Elizabeth Debicki has called for The Crown's critics to "move on" after Netflix added a disclaimer to the latest trailer.

The 32-year-old actress will take on the role of the late Princess Diana in the forthcoming fifth series of the controversial show - which tells the story of Queen Elizabeth and is inspired by real events - but she has called for people to speak about the "creative endeavour" of the programme rather than how closely it resembles real life.

She said: "I respect people’s points of view and I, being an actor in the show, understand the nature of what the show is.

"It was always very clear to me that one can never know what happens behind closed doors and that a writer is interpreting what may have happened.

"Now the disclaimer is up there, we can maybe stop talking about it and move on. If that’s helpful for certain people, so be it, and now the conversation can be returned to the creative endeavour of what the show is."

Netflix recently added a disclaimer to a trailer for 'The Crown', stating the show is fiction.

Elizabeth believes the "beauty" of the programme is that there is plenty of "room for interpretation".

She added to the Radio Times magazine: "There’s a huge amount of room for interpretation and that’s the value and beauty of 'The Crown' as well, that you receive a different message depending on who you are. That’s good drama to me."

The disclaimer change came shortly after Dame Judi Dench accused the show of being "cruelly unjust" to the Royal Family, and said it should open with a warning that it is "fictionalised drama".

The 87-year-old star said in an open letter: "The closer the drama comes to our present times, the more freely it seems willing to blur the lines between historical accuracy and crude sensationalism … no one is a greater believer in artistic freedom than I, but this cannot go unchallenged.

“The programme makers have resisted all calls for them to carry a disclaimer at the start of each episode.

"The time has come for Netflix to reconsider - for the sake of a family and a nation so recently bereaved, as a mark of respect to a sovereign who served her people so dutifully for 70 years, and to preserve their own reputation in the eyes of their British subscribers."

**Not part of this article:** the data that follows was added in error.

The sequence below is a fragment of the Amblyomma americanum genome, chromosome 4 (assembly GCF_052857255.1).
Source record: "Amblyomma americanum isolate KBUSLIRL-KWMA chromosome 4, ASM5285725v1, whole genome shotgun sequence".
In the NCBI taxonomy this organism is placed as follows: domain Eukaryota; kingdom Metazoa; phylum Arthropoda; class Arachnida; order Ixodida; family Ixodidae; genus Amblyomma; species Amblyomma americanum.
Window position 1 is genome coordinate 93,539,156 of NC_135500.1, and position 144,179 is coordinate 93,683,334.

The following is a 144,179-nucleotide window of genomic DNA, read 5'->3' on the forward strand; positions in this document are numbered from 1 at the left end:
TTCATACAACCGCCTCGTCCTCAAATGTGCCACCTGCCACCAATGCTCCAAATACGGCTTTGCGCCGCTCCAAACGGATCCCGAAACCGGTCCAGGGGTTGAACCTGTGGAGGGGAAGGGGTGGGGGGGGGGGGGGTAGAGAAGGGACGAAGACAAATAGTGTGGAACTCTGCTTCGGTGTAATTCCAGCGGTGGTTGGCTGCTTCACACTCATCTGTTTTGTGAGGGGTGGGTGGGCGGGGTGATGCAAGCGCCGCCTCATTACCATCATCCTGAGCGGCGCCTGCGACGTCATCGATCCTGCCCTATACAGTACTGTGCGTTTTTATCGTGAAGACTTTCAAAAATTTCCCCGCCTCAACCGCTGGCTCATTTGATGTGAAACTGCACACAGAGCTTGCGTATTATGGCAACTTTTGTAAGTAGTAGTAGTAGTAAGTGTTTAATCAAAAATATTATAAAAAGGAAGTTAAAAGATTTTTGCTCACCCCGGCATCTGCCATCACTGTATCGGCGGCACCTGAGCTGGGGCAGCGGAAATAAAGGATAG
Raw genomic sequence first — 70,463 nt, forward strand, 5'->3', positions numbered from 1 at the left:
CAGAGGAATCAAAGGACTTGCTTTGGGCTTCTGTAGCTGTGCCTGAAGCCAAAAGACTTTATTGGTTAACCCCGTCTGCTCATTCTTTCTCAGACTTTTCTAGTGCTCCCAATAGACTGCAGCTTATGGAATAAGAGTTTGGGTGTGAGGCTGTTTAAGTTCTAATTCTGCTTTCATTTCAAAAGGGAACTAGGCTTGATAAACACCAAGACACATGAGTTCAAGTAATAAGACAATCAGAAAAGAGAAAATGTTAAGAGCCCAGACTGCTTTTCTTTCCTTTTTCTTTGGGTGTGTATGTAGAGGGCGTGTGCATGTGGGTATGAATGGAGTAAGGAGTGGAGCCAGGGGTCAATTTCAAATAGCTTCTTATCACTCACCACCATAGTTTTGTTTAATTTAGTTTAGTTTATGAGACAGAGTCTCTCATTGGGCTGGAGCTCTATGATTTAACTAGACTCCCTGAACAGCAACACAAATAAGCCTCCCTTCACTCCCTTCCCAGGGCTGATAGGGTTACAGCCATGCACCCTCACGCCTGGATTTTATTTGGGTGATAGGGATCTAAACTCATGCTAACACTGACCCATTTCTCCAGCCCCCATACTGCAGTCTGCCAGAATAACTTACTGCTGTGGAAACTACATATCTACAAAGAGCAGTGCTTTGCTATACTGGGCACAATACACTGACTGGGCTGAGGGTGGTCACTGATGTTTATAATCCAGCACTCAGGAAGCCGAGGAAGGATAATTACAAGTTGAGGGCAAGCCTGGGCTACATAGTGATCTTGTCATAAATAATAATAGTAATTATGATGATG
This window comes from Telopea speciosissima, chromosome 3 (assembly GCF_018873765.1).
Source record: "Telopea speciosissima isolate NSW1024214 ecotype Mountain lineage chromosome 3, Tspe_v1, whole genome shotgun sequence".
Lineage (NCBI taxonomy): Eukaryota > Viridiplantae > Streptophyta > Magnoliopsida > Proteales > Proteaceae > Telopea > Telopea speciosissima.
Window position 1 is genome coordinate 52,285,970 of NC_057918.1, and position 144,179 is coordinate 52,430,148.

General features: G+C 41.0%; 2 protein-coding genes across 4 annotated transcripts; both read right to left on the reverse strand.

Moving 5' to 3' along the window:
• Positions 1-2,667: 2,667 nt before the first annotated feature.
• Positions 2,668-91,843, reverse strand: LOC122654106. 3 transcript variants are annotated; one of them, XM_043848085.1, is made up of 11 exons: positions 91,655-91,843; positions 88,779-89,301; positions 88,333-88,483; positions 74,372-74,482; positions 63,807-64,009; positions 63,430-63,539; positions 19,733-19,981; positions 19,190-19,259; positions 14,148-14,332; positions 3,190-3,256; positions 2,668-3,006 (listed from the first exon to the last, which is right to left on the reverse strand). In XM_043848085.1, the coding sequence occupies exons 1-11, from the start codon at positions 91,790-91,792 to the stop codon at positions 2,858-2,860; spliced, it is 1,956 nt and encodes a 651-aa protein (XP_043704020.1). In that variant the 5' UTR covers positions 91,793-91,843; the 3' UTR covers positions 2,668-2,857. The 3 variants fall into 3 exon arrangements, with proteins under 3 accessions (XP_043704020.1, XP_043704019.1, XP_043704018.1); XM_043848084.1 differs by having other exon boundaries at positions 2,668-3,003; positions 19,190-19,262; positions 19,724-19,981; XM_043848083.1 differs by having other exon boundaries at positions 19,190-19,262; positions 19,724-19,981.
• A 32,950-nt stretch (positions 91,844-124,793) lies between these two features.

The description of the show on the streaming service reads: "Inspired by real events, this fictional dramatisation tells the story of Queen Elizabeth II and the political and personal events that shaped her reign."

Sir Jonathan Pryce - who portrays Prince Philip, The Duke of Edinburgh, in the show's fifth series - recently admitted he has been left "bitterly disappointed" by his "fellow artistes" for hitting out at 'The Crown'.

Jonathan - who was knighted in 2021 for his services to drama - said: "The vast majority of people know it’s a drama. They’ve been watching it for four seasons."

Former UK Prime Minister Sir John Major has also criticised the upcoming fifth season, calling an apparent seen depicting himself - played by Jonny Lee Miller - and the then-Prince Charles talking about the queen potentially abdicating is "a barrel-load of malicious nonsense".

But Jonathan has admitted he can understand John "voicing his disquiet" about the series, "because he was there".

He explained: "I’m hugely disappointed by my fellow artistes."

Last month, Elizabeth was said to have filmed some controversial scenes for 'The Crown' showing Diana's final night, when she was killed in a Paris tunnel car crash in 1997 aged 36.

The actress was spotted in a grey suit and black top, the same outfit the late Princess of Wales was wearing on the fateful night.

Netflix has insisted the "exact moment of the crash impact" will not be shown in the series.

Imelda Staunton will play Queen Elizabeth in the forthcoming fifth series, which will be released on November 9th, with Dominic West as Charles, and Lesley Manville plays Princess Margaret.